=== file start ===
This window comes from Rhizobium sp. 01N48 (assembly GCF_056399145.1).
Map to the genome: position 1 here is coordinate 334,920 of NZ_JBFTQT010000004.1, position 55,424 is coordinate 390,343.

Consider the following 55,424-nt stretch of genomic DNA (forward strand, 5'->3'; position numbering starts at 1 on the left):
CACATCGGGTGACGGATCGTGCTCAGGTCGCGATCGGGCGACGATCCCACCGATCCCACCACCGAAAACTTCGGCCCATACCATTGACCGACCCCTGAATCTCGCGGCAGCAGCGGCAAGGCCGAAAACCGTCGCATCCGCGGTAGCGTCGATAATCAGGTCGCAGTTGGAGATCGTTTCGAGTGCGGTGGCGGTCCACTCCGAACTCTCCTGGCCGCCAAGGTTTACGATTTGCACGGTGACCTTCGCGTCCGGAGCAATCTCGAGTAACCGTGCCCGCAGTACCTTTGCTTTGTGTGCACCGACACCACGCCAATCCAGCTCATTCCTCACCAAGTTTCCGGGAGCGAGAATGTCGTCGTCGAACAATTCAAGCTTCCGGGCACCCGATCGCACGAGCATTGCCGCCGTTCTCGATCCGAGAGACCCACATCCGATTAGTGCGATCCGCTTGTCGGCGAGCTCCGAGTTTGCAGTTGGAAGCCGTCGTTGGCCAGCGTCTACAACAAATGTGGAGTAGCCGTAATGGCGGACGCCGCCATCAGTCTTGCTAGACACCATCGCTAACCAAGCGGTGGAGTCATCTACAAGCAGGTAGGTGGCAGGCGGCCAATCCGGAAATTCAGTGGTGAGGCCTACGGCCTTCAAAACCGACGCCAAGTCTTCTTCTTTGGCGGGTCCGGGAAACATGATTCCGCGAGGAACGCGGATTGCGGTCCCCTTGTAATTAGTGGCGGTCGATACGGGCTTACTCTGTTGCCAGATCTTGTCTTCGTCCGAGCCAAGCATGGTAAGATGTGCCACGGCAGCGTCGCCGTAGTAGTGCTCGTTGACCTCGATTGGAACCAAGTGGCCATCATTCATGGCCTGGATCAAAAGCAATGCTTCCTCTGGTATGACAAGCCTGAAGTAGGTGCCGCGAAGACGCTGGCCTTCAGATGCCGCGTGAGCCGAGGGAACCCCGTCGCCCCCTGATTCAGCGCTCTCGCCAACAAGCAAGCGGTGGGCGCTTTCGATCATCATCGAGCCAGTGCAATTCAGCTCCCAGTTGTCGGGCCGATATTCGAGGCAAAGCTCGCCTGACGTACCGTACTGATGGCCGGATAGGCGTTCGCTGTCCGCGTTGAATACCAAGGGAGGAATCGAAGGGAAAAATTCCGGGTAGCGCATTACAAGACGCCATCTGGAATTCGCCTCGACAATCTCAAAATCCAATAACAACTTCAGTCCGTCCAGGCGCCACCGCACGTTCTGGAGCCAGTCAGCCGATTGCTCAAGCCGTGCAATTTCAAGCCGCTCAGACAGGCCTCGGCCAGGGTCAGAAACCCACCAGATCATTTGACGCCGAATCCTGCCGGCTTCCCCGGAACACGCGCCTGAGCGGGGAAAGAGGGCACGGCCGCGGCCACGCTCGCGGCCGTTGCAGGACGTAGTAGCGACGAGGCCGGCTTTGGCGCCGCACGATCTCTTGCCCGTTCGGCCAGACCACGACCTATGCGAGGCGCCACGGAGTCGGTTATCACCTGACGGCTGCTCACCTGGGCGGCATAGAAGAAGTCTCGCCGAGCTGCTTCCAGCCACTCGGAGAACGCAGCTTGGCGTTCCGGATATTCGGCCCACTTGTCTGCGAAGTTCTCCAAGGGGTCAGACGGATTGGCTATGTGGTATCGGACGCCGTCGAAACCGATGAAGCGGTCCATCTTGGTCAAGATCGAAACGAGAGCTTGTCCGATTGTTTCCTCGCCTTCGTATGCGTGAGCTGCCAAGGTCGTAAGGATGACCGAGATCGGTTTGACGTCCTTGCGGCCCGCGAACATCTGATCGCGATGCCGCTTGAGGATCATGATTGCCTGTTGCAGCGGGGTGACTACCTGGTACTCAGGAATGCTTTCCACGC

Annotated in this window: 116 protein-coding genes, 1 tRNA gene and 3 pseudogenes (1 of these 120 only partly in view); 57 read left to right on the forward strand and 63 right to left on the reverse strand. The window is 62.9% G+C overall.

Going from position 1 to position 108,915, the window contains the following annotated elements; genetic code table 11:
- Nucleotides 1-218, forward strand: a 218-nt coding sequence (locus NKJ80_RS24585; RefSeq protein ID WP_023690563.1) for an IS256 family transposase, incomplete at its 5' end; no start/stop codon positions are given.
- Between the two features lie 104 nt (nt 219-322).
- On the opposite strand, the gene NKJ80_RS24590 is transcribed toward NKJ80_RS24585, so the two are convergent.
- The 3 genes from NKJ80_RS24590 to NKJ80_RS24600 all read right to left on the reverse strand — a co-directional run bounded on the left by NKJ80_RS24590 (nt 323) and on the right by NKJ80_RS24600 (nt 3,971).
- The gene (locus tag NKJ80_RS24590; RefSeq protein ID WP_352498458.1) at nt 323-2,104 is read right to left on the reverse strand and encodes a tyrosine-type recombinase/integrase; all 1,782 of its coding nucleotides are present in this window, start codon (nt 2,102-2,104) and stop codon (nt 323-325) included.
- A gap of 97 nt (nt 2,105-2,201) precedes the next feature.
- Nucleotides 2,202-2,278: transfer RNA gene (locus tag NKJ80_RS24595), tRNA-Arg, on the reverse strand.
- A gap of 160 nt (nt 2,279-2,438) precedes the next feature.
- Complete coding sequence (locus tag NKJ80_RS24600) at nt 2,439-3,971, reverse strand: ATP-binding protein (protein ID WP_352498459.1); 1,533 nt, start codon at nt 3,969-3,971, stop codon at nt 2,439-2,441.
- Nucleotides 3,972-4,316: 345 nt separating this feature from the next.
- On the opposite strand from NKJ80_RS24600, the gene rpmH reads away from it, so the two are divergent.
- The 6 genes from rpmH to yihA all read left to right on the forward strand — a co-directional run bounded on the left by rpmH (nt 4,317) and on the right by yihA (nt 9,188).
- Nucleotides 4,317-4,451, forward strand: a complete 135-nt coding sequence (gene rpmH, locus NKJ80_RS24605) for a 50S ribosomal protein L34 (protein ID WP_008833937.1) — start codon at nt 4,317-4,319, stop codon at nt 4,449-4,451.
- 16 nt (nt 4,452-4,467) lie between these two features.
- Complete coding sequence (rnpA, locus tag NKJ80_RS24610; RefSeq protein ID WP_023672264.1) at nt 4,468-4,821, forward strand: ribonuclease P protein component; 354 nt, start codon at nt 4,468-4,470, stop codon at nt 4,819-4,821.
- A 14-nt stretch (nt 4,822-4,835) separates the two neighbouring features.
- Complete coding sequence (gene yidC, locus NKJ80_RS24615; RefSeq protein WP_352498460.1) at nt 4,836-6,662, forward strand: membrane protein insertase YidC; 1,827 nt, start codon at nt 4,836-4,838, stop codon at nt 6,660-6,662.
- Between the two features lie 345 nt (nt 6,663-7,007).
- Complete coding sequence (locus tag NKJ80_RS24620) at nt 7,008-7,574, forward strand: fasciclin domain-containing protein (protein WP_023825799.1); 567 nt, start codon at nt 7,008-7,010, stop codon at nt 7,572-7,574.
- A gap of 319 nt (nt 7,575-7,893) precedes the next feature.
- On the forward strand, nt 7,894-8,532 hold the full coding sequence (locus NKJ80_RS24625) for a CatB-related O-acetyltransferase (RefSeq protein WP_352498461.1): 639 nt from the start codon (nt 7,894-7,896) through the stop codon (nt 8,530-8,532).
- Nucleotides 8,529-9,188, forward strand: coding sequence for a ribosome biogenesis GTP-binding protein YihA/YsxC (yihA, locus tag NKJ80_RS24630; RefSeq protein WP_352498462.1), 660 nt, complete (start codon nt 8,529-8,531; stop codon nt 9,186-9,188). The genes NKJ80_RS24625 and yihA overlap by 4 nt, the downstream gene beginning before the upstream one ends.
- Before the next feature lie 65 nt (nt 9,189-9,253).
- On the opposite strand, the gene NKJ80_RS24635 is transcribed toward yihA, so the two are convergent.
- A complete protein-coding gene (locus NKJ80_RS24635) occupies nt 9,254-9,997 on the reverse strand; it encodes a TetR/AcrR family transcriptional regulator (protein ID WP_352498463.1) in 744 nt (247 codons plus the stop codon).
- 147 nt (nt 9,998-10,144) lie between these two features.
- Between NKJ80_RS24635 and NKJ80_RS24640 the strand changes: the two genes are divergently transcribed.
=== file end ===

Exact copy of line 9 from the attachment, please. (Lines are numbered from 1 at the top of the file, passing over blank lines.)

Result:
- On the opposite strand, the gene NKJ80_RS24590 is transcribed toward NKJ80_RS24585, so the two are convergent.